Fischer M, Rolf JE, Hasazi JE, Cummings L (1984) Followup of a preschool epidemiologic sample: cross-age continuities and predictions of later adjustment with internalizing and externalizing dimensions of behavior. Child Dev 55:137–150
Welner Z, Reich W, Herjanic B, Jung KG, Amado H (1987) Reliability, validity, and parent-child agreement studies of the Diagnostic Interview for Children and Adolescents (DICA). J Am Acad Child Adolesc Psychiatry 26(5):649–653
We would like to thank all participants, who dedicated their time and attention to participate in this work.
The authors of this manuscript declare that no funding bodies were involved in sponsoring or funding this research.
Ethics approval and consent to participate
Authors’ approval was taken before starting the translation and cultural adaptation process. A written informed consent was obtained from parents of children who agreed to participate in the study. The study was conducted in accordance with the guidelines of the Research and Ethics Committee of the Institute of Psychiatry, Ain Shams University. At the time of conducting this study, reference number was not applicable as the ethical approval was only a necessity at the departmental level without any other prerequisites from the university.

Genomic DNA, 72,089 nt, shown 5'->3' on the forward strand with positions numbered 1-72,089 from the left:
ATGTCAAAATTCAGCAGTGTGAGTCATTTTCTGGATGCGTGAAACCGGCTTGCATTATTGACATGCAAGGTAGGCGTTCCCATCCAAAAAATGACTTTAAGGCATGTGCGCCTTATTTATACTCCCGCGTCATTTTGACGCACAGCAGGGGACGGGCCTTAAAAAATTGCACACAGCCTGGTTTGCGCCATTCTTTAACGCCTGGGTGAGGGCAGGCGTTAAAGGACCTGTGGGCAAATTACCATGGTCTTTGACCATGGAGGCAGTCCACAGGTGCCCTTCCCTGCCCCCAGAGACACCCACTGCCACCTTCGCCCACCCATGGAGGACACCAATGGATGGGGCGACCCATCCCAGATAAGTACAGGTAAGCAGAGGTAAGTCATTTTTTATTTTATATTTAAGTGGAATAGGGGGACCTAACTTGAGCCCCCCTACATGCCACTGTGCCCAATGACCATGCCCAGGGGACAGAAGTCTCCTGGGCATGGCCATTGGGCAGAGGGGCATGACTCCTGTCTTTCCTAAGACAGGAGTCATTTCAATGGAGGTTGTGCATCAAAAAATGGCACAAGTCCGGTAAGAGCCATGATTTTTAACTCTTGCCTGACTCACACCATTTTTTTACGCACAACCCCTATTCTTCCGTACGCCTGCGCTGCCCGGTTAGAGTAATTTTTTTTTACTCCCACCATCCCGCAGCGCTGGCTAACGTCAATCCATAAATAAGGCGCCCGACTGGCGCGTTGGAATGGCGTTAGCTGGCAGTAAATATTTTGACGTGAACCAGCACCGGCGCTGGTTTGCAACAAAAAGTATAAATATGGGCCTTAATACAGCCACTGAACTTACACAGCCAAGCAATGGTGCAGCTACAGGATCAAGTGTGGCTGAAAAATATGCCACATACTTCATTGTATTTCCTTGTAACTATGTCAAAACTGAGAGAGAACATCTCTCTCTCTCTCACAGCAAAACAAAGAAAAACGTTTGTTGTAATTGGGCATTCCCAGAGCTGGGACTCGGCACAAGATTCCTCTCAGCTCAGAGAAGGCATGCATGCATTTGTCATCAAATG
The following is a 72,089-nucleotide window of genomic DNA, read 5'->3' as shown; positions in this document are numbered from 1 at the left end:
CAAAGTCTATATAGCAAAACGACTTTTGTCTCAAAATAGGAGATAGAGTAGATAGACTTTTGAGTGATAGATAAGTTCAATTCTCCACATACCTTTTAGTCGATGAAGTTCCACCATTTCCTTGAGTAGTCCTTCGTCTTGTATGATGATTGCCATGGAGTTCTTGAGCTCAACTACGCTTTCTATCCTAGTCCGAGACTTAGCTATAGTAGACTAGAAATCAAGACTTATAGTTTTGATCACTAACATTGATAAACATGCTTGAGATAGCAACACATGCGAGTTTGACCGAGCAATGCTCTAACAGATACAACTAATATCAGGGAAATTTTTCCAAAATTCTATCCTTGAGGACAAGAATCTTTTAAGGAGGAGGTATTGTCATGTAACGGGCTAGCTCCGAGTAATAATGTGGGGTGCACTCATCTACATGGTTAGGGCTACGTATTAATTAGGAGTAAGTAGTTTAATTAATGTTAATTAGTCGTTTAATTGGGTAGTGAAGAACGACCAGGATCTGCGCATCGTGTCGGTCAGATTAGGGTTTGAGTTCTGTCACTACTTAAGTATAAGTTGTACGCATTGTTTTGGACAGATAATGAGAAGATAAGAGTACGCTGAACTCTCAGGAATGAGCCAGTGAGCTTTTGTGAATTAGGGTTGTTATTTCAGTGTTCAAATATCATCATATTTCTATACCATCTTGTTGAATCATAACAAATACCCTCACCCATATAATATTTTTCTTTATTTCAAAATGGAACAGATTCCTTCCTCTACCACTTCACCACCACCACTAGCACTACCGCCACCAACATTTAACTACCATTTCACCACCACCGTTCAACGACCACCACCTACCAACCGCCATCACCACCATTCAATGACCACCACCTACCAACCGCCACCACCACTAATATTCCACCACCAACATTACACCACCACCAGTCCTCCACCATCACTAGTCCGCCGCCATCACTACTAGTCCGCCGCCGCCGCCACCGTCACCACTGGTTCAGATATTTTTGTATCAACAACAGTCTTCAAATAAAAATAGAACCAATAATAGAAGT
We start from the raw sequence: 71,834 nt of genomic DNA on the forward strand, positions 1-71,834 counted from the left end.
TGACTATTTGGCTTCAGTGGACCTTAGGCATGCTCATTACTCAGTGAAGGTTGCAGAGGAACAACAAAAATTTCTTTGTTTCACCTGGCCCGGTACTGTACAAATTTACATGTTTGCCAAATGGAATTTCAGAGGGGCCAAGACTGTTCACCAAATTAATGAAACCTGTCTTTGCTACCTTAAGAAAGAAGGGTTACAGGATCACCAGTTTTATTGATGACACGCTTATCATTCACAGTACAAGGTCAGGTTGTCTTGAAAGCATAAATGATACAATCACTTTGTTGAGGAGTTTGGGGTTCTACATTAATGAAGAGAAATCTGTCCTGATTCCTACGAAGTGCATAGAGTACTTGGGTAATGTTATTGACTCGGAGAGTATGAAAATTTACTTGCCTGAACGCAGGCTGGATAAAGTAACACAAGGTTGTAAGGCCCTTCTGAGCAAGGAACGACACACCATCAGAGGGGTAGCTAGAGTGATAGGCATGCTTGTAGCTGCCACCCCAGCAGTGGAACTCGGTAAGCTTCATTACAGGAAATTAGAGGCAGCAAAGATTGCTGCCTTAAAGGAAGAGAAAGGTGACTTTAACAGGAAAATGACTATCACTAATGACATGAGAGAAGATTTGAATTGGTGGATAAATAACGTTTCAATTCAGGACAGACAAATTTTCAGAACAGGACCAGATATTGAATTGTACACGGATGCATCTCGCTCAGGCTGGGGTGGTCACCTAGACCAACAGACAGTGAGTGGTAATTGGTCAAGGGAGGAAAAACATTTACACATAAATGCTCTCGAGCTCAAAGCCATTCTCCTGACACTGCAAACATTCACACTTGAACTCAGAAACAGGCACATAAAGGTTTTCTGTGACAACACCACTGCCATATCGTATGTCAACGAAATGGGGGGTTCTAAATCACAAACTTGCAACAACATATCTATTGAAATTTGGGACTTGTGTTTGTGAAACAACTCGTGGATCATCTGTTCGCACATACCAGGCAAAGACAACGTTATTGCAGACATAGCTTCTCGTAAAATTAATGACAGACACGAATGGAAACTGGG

Consent for publication
The authors declare that they have no competing interest.
Springer Nature remains neutral with regard to jurisdictional claims in published maps and institutional affiliations.
About this article
Cite this article
Shaker, N., Fekry, M., Mostafa, A. et al. Translation, cross-cultural adaptation, validation, and reliability of the Arabic version of diagnostic infant preschool assessment (DIPA) scale. Middle East Curr Psychiatry 27, 57 (2020). https://doi.org/10.1186/s43045-020-00064-7
- Test-retest reliability
- Preschool children
- Diagnostic interview